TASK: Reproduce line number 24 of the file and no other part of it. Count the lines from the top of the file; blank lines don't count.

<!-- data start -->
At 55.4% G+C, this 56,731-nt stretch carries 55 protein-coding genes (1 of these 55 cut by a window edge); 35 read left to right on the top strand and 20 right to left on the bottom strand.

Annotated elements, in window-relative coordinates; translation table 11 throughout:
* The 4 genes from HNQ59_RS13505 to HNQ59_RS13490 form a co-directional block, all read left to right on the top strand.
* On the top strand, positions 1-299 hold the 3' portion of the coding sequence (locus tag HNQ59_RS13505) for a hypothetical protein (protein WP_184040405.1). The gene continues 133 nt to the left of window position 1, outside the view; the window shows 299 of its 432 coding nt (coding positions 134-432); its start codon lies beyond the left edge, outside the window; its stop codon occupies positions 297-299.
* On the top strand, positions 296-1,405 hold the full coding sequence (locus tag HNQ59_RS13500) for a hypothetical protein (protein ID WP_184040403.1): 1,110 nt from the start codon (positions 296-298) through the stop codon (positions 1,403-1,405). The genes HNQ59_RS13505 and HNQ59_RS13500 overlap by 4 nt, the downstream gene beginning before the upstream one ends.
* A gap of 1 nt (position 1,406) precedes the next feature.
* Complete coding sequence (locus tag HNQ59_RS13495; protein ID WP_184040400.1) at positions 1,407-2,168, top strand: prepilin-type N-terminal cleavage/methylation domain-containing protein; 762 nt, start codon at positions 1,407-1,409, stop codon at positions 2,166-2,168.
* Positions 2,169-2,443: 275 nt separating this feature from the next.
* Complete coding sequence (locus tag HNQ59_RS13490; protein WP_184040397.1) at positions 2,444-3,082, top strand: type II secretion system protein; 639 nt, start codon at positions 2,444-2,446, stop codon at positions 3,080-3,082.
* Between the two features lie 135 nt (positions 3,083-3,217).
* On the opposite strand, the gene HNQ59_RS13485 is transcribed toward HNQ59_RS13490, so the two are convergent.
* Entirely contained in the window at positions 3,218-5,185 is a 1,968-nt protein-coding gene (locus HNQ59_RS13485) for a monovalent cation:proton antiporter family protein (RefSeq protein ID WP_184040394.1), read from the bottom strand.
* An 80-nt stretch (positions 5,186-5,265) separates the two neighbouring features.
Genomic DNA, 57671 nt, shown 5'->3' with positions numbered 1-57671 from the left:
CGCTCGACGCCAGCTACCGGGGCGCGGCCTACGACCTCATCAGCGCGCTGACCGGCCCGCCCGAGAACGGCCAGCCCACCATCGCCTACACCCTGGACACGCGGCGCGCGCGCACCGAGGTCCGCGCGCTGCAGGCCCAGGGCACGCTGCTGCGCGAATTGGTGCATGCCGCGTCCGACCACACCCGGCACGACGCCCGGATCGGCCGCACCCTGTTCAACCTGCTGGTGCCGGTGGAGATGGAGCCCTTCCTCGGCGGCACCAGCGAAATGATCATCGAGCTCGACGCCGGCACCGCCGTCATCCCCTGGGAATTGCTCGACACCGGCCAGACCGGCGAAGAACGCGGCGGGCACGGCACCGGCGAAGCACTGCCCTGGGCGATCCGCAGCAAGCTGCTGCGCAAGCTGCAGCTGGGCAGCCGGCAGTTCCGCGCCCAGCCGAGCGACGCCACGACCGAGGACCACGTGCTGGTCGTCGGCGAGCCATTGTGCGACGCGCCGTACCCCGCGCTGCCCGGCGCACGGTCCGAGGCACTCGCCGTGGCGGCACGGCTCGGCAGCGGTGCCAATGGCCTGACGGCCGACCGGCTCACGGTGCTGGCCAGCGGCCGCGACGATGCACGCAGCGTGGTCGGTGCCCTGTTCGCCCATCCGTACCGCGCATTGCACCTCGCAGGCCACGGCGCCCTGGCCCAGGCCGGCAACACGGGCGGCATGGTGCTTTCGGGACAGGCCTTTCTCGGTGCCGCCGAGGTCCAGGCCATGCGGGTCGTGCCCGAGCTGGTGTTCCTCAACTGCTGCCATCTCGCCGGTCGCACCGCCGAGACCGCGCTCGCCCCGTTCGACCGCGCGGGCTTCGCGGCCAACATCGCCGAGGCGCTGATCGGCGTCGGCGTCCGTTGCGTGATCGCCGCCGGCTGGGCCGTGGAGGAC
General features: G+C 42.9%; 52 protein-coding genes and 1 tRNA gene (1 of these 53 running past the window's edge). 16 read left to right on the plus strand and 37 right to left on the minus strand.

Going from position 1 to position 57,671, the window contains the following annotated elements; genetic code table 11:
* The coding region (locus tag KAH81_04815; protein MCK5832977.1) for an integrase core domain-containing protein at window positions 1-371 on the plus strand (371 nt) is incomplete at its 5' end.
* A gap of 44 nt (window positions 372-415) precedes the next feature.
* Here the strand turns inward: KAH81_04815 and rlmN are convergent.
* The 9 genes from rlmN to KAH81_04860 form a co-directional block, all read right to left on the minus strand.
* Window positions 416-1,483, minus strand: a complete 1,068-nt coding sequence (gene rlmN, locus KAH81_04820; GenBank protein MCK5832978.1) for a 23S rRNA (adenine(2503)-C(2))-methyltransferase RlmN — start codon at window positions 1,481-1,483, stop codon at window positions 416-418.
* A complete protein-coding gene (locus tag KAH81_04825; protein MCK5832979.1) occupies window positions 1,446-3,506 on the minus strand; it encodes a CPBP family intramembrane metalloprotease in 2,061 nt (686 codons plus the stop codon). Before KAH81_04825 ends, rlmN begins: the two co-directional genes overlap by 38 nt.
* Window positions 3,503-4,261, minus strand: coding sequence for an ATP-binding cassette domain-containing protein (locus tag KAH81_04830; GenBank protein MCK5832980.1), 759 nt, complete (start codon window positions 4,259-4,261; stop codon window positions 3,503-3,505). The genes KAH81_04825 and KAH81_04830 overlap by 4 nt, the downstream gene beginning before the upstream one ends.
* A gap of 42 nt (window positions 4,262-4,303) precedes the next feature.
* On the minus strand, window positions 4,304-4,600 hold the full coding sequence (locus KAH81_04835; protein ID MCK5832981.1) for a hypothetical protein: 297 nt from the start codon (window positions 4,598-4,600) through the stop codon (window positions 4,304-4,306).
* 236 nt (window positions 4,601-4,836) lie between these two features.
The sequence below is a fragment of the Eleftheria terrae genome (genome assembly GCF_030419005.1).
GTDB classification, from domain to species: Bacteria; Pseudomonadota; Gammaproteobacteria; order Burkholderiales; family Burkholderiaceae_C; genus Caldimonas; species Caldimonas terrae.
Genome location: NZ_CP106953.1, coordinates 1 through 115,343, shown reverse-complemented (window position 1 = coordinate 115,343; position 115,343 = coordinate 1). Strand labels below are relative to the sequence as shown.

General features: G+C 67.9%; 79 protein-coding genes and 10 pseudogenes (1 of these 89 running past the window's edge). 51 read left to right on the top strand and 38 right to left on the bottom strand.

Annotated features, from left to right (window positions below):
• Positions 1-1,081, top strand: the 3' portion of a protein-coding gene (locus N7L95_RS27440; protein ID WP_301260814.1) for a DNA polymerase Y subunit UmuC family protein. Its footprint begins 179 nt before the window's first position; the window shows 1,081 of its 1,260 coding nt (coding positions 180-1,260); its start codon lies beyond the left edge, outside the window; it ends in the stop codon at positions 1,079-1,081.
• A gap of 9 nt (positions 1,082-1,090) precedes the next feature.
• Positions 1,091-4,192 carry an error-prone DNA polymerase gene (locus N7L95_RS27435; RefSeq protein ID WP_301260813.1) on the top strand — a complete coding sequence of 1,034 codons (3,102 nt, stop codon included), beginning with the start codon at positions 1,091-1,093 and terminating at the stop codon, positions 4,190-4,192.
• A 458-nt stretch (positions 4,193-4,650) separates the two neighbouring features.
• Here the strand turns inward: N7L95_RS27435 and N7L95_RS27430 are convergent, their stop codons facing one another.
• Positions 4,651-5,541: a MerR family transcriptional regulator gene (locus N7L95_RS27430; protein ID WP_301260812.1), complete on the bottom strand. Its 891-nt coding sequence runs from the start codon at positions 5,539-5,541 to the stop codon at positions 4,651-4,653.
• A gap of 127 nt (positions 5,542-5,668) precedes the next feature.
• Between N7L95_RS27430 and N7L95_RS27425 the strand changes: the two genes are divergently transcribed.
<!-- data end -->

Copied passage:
* Window positions 3,503-4,261, minus strand: coding sequence for an ATP-binding cassette domain-containing protein (locus tag KAH81_04830; GenBank protein MCK5832980.1), 759 nt, complete (start codon window positions 4,259-4,261; stop codon window positions 3,503-3,505). The genes KAH81_04825 and KAH81_04830 overlap by 4 nt, the downstream gene beginning before the upstream one ends.